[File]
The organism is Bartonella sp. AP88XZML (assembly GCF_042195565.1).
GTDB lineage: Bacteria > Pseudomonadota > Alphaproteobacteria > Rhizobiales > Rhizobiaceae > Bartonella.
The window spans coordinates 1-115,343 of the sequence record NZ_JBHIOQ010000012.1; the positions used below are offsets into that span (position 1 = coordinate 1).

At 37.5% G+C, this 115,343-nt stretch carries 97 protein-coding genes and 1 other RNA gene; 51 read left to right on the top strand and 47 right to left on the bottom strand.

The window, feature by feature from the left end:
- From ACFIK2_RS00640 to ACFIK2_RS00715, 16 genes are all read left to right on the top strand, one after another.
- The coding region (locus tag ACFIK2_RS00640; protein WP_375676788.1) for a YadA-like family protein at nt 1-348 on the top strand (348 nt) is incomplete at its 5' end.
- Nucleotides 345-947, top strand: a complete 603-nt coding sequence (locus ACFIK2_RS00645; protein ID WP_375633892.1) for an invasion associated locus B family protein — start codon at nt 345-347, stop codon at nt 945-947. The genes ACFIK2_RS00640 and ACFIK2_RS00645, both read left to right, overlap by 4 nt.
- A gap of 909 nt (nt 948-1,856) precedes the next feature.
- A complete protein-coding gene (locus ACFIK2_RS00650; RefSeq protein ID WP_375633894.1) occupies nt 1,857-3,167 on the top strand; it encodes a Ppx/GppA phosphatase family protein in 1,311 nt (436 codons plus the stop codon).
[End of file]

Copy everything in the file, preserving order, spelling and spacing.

The organism is Bartonella sp. AP88XZML (assembly GCF_042195565.1).
GTDB lineage: Bacteria > Pseudomonadota > Alphaproteobacteria > Rhizobiales > Rhizobiaceae > Bartonella.
The window spans coordinates 1-115,343 of the sequence record NZ_JBHIOQ010000012.1; the positions used below are offsets into that span (position 1 = coordinate 1).

At 37.5% G+C, this 115,343-nt stretch carries 97 protein-coding genes and 1 other RNA gene; 51 read left to right on the top strand and 47 right to left on the bottom strand.

The window, feature by feature from the left end:
- From ACFIK2_RS00640 to ACFIK2_RS00715, 16 genes are all read left to right on the top strand, one after another.
- The coding region (locus tag ACFIK2_RS00640; protein WP_375676788.1) for a YadA-like family protein at nt 1-348 on the top strand (348 nt) is incomplete at its 5' end.
- Nucleotides 345-947, top strand: a complete 603-nt coding sequence (locus ACFIK2_RS00645; protein ID WP_375633892.1) for an invasion associated locus B family protein — start codon at nt 345-347, stop codon at nt 945-947. The genes ACFIK2_RS00640 and ACFIK2_RS00645, both read left to right, overlap by 4 nt.
- A gap of 909 nt (nt 948-1,856) precedes the next feature.
- A complete protein-coding gene (locus ACFIK2_RS00650; RefSeq protein ID WP_375633894.1) occupies nt 1,857-3,167 on the top strand; it encodes a Ppx/GppA phosphatase family protein in 1,311 nt (436 codons plus the stop codon).